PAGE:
Fabric & Typologies: Bangkok

Fabric & Typologies: Bangkok
Columbia GSAPP, M.S Architecture & Urban Design
Instructor: Richard Plunz
Fall 2017 seminar
In Collaboration with Jack Baiyang

Bangkok, founded in 1782 in the Rattanakosin kingdom era, grew eastward from the Chao Phraya River. The Grand Palace on the bank of the river, was the center of a small town that eventually expanded to become the metropolis it is today. The king built a series of canals around the Grand Palace to protect from the Burmese invasion. Our site is located on the outer ring of the canal, along Bamrung Muang Road, one of the oldest roads in the city. This area is predominantly full of immigrants that arrived on the Chao Phraya River from Southern China because it is adjacent to Bangkok’s Chinatown. While Chinatown is known for gold shops, our site used to be the city’s hub for furniture shops, but people no longer shop in this area. Tourists occasionally pass by on their way to see old temples and the historical parts of the city. Bangkok residents these days shop at malls growing all over the new part of the city. The area is dying out since the younger generation are moving into new high rises. The elder generation are still living in the area maintaining the shops since they own the building and live upstairs. The existing building typology in this area are family shophouses.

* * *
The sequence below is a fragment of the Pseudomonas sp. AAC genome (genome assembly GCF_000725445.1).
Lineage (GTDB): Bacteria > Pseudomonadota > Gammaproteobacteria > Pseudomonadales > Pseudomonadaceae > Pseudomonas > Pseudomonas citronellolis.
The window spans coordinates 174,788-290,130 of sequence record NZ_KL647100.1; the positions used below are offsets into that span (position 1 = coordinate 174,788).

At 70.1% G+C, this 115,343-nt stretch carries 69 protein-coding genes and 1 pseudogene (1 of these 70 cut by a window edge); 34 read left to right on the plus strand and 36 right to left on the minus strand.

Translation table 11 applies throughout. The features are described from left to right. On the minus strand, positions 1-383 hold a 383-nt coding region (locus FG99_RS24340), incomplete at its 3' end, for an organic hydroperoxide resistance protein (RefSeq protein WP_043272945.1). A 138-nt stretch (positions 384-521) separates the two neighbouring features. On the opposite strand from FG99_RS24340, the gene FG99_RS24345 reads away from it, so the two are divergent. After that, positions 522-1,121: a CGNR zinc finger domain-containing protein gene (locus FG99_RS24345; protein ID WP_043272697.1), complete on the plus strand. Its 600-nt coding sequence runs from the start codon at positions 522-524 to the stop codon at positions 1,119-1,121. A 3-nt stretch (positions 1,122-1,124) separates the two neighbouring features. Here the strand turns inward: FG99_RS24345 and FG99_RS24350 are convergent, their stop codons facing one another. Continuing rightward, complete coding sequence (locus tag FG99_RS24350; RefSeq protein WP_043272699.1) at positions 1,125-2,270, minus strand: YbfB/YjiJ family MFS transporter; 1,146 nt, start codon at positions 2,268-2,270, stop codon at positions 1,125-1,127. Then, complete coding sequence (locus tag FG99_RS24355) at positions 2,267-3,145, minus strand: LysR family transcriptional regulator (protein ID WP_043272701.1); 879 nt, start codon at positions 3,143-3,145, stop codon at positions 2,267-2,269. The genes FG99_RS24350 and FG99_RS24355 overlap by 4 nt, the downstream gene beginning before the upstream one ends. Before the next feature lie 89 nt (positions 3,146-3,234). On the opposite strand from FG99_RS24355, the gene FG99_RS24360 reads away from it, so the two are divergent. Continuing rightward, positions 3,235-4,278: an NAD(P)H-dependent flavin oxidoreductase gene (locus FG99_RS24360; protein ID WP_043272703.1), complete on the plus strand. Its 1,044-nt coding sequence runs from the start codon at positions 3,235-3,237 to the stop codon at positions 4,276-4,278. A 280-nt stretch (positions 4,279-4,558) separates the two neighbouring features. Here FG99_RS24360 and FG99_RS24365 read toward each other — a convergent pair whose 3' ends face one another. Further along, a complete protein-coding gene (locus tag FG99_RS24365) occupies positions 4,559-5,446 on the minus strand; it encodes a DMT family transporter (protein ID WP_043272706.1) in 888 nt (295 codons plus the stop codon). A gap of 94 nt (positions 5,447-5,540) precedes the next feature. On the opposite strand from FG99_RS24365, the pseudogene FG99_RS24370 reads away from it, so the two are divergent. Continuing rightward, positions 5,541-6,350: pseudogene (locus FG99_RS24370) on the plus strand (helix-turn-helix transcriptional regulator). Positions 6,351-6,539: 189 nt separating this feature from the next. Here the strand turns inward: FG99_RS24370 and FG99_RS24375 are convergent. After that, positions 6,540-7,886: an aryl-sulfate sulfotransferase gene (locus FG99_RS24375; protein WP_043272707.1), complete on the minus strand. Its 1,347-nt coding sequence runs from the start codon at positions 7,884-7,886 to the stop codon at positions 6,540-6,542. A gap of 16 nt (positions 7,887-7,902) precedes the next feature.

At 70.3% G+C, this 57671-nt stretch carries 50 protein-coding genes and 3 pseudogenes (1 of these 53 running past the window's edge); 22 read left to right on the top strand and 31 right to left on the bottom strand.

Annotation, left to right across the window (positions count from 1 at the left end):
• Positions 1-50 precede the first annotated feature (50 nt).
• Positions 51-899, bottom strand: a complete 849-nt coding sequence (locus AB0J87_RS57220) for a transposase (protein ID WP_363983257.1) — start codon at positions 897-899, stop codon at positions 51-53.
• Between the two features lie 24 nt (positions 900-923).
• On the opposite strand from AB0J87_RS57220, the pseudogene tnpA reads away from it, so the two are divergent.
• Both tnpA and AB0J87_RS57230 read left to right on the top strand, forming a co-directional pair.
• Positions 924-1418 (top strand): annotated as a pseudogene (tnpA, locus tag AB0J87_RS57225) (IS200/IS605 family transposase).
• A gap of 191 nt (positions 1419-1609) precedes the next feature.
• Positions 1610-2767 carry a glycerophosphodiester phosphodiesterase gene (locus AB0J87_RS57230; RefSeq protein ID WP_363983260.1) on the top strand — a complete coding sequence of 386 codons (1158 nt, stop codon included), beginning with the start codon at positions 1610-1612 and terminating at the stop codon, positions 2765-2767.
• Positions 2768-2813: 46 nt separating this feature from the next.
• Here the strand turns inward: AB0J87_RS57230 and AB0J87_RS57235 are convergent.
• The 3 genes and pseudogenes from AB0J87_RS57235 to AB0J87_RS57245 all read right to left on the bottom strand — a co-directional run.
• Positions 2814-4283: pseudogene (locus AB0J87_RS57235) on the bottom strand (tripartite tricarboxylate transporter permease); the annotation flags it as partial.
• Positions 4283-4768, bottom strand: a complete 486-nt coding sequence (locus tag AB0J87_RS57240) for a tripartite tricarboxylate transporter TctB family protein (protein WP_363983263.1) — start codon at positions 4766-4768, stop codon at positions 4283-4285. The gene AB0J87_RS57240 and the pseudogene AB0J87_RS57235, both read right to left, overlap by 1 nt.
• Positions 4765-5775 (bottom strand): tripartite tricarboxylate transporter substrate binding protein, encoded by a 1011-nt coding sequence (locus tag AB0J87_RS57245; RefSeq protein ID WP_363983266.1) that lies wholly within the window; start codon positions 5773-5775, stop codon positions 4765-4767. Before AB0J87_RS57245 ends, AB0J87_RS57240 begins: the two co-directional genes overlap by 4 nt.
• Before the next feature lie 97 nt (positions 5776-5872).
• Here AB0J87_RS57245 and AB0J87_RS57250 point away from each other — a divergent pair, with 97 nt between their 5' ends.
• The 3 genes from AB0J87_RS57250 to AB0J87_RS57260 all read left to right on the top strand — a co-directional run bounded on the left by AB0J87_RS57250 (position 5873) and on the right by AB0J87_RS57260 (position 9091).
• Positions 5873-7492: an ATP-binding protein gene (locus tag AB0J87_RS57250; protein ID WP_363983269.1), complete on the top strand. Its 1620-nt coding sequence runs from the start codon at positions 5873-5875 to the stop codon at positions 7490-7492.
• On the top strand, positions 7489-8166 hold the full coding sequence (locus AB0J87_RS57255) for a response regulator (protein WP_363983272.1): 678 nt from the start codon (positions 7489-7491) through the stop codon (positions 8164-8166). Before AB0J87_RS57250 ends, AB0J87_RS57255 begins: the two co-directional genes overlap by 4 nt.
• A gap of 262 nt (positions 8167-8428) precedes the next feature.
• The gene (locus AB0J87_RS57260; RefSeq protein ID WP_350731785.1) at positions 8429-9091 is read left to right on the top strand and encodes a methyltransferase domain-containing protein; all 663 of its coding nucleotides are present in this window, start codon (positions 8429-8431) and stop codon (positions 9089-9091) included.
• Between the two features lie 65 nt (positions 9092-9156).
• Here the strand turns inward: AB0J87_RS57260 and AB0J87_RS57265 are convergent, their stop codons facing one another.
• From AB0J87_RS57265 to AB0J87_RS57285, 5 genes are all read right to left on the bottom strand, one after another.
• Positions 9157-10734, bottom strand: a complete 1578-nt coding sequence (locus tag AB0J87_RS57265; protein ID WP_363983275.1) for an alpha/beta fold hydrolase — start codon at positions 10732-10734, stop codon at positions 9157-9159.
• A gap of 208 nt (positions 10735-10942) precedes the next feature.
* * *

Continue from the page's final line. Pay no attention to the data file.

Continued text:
We propose a new live-work typology around open space that are multifunction to attract the younger generation back. Bangkok is known for the outdoor market culture. We reform the market culture with our building typology that encourages new generation of freelancers to sell their work or young IT professionals to social network at the outdoor market. There are 3 types of open courtyard spaces. The largest market is the central focus in the new fabric, used for weekend markets, hosting large events or performances for the community. This large market uses the same block footprint as the existing fabric that was originally a market for the neighborhood, but got built over to become an industrial warehouse. Medium courtyard typologies along the axis are mixed use: for office workers, retailers, and the public. The small courtyard typology are mainly for residents doing daily social activities at the central and shared open space. On top of the retail and office podium are the residential units. Instead of the existing individual family shophouses, the new residential building typology share a common circulation. There are three types of unit modules: one bedroom, two bedroom, and three bedroom. All units are two storeys with the entry being on the upper floor. Each residential building includes all the modules. These unit modules are scattered throughout the buildings and also generate pockets of open spaces that are scattered vertically throughout the building. These pockets of open space encourages a more communal type of living. These spaces also captures breeze with natural cross ventilation and the staggered unit modules allow for shading in Bangkok’s hot and humid weather. Our new city fabric activates the area into one that allow for more social interactions, reviving the area.

Skills: Urban Design